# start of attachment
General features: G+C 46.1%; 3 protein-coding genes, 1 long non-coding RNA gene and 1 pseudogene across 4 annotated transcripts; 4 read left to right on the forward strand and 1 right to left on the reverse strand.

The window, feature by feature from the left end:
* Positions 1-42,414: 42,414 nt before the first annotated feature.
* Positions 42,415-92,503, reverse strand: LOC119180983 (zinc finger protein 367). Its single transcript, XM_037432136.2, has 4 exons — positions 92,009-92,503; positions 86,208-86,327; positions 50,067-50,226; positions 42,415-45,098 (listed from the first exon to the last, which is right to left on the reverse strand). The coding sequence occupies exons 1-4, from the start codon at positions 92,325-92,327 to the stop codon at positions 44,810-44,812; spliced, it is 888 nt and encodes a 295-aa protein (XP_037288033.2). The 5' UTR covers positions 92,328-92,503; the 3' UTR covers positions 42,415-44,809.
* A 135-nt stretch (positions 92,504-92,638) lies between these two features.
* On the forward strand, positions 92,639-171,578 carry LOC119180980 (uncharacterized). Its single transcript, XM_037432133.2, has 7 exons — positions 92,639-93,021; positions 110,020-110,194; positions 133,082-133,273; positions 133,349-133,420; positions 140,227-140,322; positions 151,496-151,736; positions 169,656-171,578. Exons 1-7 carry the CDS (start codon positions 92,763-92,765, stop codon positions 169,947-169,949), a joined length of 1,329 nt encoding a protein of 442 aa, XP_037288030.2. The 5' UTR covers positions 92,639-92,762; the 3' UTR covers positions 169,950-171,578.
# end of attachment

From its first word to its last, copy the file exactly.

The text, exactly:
General features: G+C 46.1%; 3 protein-coding genes, 1 long non-coding RNA gene and 1 pseudogene across 4 annotated transcripts; 4 read left to right on the forward strand and 1 right to left on the reverse strand.

The window, feature by feature from the left end:
* Positions 1-42,414: 42,414 nt before the first annotated feature.
* Positions 42,415-92,503, reverse strand: LOC119180983 (zinc finger protein 367). Its single transcript, XM_037432136.2, has 4 exons — positions 92,009-92,503; positions 86,208-86,327; positions 50,067-50,226; positions 42,415-45,098 (listed from the first exon to the last, which is right to left on the reverse strand). The coding sequence occupies exons 1-4, from the start codon at positions 92,325-92,327 to the stop codon at positions 44,810-44,812; spliced, it is 888 nt and encodes a 295-aa protein (XP_037288033.2). The 5' UTR covers positions 92,328-92,503; the 3' UTR covers positions 42,415-44,809.
* A 135-nt stretch (positions 92,504-92,638) lies between these two features.
* On the forward strand, positions 92,639-171,578 carry LOC119180980 (uncharacterized). Its single transcript, XM_037432133.2, has 7 exons — positions 92,639-93,021; positions 110,020-110,194; positions 133,082-133,273; positions 133,349-133,420; positions 140,227-140,322; positions 151,496-151,736; positions 169,656-171,578. Exons 1-7 carry the CDS (start codon positions 92,763-92,765, stop codon positions 169,947-169,949), a joined length of 1,329 nt encoding a protein of 442 aa, XP_037288030.2. The 5' UTR covers positions 92,639-92,762; the 3' UTR covers positions 169,950-171,578.